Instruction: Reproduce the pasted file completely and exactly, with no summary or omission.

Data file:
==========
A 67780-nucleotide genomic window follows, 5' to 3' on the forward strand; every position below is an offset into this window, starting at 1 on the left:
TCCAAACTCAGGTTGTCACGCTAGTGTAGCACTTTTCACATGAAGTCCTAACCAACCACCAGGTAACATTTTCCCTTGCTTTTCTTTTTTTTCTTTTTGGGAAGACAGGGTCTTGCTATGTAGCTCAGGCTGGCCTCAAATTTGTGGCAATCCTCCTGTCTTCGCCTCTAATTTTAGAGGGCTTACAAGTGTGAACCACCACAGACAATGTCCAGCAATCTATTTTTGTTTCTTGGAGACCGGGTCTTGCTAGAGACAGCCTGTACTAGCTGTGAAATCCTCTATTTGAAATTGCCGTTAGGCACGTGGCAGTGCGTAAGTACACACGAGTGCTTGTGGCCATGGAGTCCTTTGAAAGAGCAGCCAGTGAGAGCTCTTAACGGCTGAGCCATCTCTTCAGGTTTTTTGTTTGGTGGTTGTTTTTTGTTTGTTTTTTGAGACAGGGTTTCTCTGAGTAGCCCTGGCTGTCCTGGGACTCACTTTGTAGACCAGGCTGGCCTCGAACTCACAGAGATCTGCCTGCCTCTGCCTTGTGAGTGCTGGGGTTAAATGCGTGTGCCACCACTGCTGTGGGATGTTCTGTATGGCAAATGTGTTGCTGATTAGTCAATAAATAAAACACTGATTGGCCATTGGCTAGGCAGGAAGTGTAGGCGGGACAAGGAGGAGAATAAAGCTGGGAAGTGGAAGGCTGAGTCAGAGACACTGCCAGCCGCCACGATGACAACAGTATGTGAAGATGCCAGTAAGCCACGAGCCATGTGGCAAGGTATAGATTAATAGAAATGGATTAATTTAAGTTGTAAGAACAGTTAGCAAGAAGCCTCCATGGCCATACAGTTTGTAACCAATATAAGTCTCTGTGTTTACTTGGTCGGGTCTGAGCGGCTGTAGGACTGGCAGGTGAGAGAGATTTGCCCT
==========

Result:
A 67780-nucleotide genomic window follows, 5' to 3' on the forward strand; every position below is an offset into this window, starting at 1 on the left:
TCCAAACTCAGGTTGTCACGCTAGTGTAGCACTTTTCACATGAAGTCCTAACCAACCACCAGGTAACATTTTCCCTTGCTTTTCTTTTTTTTCTTTTTGGGAAGACAGGGTCTTGCTATGTAGCTCAGGCTGGCCTCAAATTTGTGGCAATCCTCCTGTCTTCGCCTCTAATTTTAGAGGGCTTACAAGTGTGAACCACCACAGACAATGTCCAGCAATCTATTTTTGTTTCTTGGAGACCGGGTCTTGCTAGAGACAGCCTGTACTAGCTGTGAAATCCTCTATTTGAAATTGCCGTTAGGCACGTGGCAGTGCGTAAGTACACACGAGTGCTTGTGGCCATGGAGTCCTTTGAAAGAGCAGCCAGTGAGAGCTCTTAACGGCTGAGCCATCTCTTCAGGTTTTTTGTTTGGTGGTTGTTTTTTGTTTGTTTTTTGAGACAGGGTTTCTCTGAGTAGCCCTGGCTGTCCTGGGACTCACTTTGTAGACCAGGCTGGCCTCGAACTCACAGAGATCTGCCTGCCTCTGCCTTGTGAGTGCTGGGGTTAAATGCGTGTGCCACCACTGCTGTGGGATGTTCTGTATGGCAAATGTGTTGCTGATTAGTCAATAAATAAAACACTGATTGGCCATTGGCTAGGCAGGAAGTGTAGGCGGGACAAGGAGGAGAATAAAGCTGGGAAGTGGAAGGCTGAGTCAGAGACACTGCCAGCCGCCACGATGACAACAGTATGTGAAGATGCCAGTAAGCCACGAGCCATGTGGCAAGGTATAGATTAATAGAAATGGATTAATTTAAGTTGTAAGAACAGTTAGCAAGAAGCCTCCATGGCCATACAGTTTGTAACCAATATAAGTCTCTGTGTTTACTTGGTCGGGTCTGAGCGGCTGTAGGACTGGCAGGTGAGAGAGATTTGCCCT